Understanding the Donation Process
It is important to know that in Australia the family of every potential donor will be asked to confirm the donation decision of their loved one before organ and tissue donation for transplantation can proceed.
Some families have discussed organ and tissue donation and may already know their loved one's donation decisions. Other families who have not discussed donation will also need to make a decision about whether their loved one will become a donor.
Organ and tissue donation involves removing organs and tissues from someone who has died (a donor) and transplanting them into someone who, in many cases, is very ill or dying (a recipient).
Organs that can be transplanted include the heart, lungs, liver, kidneys, intestine and pancreas.
Tissues that can be transplanted include heart valves and other heart tissue, bone, tendons, ligaments, skin and parts of the eye, such as the cornea and sclera.
Death must have occurred before donation can take place.
Death can be determined in two ways:
- Brain death occurs when a person's brain permanently stops functioning.
- Circulatory death occurs when the circulation of blood in a person permanently stops.
It is important to understand the difference between brain death and circulatory death. The way a person dies influences how the donation process can occur and which organs and tissues can be donated.
The information below is to support you and your family to make a decision about donation that is right for you and your loved one.
Understanding brain death
Brain death occurs when the brain has been so badly damaged that it completely and permanently stops functioning. This can occur as the result of severe head injury, a stroke from bleeding (haemorrhage) or blockage of blood flow in the brain, brain infection or tumour, or following a period of prolonged lack of oxygen to the brain.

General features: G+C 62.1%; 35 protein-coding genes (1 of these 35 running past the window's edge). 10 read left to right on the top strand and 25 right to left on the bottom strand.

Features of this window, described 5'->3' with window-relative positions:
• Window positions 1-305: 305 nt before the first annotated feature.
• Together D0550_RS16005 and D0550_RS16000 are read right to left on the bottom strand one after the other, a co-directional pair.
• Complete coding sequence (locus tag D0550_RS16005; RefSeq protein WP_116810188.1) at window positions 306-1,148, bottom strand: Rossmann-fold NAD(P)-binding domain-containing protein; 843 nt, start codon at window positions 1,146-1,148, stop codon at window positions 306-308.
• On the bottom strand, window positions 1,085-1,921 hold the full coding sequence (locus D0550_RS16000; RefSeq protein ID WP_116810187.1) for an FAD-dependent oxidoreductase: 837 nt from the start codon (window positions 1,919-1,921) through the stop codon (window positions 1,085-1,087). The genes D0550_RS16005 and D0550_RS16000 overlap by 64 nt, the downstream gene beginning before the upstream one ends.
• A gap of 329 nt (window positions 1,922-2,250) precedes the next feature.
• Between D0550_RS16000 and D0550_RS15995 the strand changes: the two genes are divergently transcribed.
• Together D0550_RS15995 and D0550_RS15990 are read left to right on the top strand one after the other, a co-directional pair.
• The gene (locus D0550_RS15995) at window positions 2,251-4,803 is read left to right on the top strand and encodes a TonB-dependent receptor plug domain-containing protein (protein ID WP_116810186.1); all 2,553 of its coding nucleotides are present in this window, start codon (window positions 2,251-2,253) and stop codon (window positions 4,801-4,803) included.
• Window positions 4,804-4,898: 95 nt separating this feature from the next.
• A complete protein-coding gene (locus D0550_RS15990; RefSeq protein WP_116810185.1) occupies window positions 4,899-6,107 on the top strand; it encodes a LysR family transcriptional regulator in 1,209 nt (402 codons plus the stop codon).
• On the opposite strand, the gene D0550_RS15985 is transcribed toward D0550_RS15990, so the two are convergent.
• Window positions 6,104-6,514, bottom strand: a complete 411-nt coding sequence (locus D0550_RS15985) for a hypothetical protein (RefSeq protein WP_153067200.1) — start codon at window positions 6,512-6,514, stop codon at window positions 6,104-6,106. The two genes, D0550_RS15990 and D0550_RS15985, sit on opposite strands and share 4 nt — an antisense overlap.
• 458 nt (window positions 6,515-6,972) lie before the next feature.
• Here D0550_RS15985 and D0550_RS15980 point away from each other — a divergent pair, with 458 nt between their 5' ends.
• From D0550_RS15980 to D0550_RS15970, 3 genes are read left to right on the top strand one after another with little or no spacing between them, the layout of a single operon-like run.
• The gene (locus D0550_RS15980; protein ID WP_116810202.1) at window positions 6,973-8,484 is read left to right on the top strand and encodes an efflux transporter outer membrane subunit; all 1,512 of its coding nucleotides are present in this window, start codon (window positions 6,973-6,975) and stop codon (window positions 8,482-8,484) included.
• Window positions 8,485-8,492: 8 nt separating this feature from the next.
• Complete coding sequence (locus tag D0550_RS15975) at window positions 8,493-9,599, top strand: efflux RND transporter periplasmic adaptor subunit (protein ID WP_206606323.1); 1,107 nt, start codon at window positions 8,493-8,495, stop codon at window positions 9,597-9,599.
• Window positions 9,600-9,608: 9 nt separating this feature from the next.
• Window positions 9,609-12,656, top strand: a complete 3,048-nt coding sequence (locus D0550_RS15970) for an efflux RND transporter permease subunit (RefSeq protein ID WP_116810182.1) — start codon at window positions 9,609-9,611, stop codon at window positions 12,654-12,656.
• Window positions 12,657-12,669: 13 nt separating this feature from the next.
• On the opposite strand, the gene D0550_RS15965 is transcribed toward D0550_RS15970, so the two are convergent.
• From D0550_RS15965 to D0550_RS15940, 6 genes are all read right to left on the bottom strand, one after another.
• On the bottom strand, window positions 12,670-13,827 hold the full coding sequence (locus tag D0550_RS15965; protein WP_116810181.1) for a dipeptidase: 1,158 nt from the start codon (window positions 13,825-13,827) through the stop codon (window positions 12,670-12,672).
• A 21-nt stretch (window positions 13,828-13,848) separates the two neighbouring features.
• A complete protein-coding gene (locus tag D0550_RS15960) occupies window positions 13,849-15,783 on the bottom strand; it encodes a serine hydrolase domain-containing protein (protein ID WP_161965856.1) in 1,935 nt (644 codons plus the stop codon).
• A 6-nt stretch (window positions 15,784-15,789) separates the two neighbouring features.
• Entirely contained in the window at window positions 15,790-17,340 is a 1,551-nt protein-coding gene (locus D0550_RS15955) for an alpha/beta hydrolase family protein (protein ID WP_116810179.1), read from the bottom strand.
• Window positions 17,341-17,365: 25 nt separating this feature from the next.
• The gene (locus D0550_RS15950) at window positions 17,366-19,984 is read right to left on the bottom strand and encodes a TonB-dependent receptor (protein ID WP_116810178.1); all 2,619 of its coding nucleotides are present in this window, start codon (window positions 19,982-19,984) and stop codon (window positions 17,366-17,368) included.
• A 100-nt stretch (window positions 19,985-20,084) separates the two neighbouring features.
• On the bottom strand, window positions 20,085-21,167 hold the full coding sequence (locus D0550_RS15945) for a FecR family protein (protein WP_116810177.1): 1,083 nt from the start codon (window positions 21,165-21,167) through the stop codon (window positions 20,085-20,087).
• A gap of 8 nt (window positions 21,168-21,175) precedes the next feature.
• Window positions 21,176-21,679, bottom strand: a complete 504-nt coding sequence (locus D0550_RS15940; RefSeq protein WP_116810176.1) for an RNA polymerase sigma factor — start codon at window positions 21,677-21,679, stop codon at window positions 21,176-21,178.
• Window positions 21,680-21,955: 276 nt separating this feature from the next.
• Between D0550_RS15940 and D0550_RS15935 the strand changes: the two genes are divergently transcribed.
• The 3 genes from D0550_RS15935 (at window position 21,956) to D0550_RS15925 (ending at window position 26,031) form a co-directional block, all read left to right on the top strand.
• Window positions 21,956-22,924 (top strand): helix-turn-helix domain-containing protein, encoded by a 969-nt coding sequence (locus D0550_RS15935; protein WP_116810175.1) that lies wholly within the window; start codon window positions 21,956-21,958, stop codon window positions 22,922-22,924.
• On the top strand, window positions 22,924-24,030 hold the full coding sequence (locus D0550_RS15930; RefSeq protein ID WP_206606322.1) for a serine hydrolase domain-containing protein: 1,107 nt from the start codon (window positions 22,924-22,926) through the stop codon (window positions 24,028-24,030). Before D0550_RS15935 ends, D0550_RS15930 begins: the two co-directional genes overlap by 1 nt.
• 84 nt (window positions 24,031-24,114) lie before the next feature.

Just like any other part of the body when the brain is injured it swells. The brain is contained within a rigid ‘box’, the skull, which normally protects it from harm but also limits how much the brain can expand. This is different to other parts of the body, such as an injured ankle, that can continue to swell without restriction. If the brain continues to swell, pressure builds up within the skull causing permanently damaging effects.
The swelling places pressure on the brainstem where the brain joins with the spinal cord at the back of the neck. The brainstem controls many functions that are necessary for life including breathing, heart rate, blood pressure and body temperature.
As the brain swelling increases, the pressure inside the skull increases to the point that blood is unable to flow to the brain (see Diagram 1). Without blood and oxygen, brain cells die. Unlike many other cells in the body, brain cells cannot regrow or recover. If the brain dies, that person’s brain will never ever function again, and the person has died. This is called “brain death”.
The brain and brainstem control many of the body’s vital functions, including breathing. When a person has suffered a brain injury, they are connected to a machine called a ventilator, which artificially blows oxygen into the lungs (ventilation). The oxygen is then pumped around the body by the heart. The heartbeat does not rely on the brain, but is controlled by a natural pacemaker in the heart that functions when it is receiving oxygen.
While a ventilator is providing oxygen to the body, the person’s chest will continue to rise and fall giving them the appearance of breathing, their heart will continue to beat and they will feel warm to touch. This can make it difficult to accept that death has occurred. However, even with continued artificial ventilation, the heart will eventually deteriorate and stop functioning.
How do doctors know that a person's brain has died?